The government must act immediately to provide college libraries with the funds that they need to purchase access to digital versions of books.
Third-level students are being asked to complete assignments and sit exams without access to important books related to their course work almost a year into the pandemic.
It was been a long standing issue for college libraries that due to underfunding and the high cost of purchasing the rights to digital copies that they have not been able to offer the vast majority of the books they hold in hard copy on campus for remote use.
The sudden move to online learning across all university programmes in March 2020 highlighted a significant ongoing challenge in securing affordable online access to essential reading list materials.
Colleges across the country have done all they can to keep the libraries services operating for students.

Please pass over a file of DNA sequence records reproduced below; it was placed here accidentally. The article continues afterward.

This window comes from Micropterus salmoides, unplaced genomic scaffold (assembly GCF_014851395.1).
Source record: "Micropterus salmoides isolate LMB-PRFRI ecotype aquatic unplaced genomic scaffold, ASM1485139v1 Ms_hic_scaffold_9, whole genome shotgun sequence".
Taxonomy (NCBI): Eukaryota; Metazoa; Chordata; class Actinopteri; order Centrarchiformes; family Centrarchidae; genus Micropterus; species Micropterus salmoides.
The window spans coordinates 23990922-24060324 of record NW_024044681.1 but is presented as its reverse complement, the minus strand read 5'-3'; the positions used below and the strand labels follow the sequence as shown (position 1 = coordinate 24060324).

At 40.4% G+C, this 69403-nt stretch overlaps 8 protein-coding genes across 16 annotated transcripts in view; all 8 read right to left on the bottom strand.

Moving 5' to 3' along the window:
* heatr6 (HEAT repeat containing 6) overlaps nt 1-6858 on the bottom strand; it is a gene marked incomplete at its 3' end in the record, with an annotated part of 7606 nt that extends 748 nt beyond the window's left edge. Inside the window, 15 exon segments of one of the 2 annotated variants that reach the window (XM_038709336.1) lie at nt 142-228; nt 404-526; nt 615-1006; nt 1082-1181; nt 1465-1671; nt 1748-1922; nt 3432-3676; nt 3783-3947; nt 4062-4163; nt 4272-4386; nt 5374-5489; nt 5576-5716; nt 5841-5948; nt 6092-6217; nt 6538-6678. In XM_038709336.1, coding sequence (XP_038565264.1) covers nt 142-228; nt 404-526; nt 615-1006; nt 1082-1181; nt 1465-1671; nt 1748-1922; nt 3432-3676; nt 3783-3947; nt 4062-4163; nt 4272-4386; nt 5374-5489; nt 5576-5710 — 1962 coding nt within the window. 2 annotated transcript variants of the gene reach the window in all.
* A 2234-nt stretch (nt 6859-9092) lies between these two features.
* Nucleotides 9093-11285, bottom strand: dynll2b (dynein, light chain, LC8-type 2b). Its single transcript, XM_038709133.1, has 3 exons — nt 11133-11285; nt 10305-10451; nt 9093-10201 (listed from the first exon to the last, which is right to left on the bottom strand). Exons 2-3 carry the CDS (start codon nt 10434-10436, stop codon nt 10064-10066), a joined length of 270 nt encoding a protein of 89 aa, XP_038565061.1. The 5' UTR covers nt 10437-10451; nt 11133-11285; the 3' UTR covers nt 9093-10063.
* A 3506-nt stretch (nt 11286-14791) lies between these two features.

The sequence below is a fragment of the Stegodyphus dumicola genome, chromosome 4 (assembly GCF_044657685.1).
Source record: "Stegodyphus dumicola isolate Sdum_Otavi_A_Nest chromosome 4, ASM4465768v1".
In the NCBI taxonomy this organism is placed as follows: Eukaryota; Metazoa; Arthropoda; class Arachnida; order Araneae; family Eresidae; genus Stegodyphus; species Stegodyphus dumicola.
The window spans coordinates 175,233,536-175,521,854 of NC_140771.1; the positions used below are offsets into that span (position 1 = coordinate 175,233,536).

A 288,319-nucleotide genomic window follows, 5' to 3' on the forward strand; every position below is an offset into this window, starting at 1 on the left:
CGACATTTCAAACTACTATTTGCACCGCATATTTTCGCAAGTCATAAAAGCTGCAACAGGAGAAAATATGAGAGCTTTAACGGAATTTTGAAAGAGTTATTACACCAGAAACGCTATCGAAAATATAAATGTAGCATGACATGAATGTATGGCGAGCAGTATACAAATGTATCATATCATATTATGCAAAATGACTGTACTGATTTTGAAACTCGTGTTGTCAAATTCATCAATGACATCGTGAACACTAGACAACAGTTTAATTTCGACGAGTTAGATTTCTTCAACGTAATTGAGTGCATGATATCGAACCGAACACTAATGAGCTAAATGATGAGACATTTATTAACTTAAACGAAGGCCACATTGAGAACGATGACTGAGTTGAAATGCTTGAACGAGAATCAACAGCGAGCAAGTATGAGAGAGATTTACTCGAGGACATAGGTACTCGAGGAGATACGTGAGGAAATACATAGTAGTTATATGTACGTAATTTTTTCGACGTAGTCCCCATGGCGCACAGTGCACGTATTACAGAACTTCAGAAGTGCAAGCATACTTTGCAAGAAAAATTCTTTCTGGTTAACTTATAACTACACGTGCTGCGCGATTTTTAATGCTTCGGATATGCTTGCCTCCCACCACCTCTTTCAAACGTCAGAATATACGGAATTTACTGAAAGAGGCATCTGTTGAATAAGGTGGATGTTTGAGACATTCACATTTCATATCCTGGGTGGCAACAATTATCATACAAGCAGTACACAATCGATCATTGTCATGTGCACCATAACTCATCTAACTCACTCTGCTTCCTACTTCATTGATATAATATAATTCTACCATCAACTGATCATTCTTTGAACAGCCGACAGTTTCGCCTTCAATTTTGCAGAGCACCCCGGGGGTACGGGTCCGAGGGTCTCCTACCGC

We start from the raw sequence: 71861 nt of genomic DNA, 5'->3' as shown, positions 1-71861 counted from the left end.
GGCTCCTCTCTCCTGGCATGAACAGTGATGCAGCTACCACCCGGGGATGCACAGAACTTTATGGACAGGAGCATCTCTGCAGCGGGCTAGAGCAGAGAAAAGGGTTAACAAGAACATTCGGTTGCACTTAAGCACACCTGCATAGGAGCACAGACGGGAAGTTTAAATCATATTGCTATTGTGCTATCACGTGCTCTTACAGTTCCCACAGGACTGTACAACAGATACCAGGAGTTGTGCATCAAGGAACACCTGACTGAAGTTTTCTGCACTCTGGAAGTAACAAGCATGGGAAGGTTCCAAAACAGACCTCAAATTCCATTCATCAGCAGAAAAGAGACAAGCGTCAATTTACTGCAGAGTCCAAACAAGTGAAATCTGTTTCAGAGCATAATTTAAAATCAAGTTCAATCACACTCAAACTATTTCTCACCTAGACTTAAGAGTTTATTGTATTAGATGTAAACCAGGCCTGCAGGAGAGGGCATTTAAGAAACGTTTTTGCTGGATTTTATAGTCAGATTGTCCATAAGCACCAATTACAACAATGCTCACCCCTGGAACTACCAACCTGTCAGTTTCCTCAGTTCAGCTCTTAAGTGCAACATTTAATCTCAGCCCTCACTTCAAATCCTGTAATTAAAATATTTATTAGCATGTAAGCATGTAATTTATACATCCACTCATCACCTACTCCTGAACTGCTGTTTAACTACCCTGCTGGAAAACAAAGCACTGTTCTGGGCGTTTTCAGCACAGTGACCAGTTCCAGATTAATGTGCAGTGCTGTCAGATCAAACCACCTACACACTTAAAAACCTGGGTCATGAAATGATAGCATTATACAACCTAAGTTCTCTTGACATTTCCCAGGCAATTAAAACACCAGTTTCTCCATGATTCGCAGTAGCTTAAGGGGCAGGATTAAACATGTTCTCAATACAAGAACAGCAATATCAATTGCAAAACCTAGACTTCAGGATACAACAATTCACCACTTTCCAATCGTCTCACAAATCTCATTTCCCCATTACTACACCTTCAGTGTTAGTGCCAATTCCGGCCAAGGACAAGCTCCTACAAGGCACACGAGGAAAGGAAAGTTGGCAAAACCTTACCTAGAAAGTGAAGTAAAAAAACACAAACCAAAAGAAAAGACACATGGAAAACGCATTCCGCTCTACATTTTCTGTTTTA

In most cases, this has been in the form of a ‘click and collect’ system.
This doesn’t work for many students who live far away from their college. With the increase in case numbers, it now presents public health risk to staff and students.
Many colleges and universities have used their limited resources to purchase additional e-books for the 2020/21 academic year. However, they are still falling far short of what is needed and huge variation between colleges exists.
The government must immediately release funding for colleges to purchase annual subscriptions to all necessary course material.
The government should also be engaging with the publishers to review the exorbitant fees they charge public universities for the right to digital version of books.
Third-level students have all too often been an afterthought in the Covid-19 response. This is an issue that can potentially be addressed at very short notice – if there is political will to do so – and be of immediate benefit to students.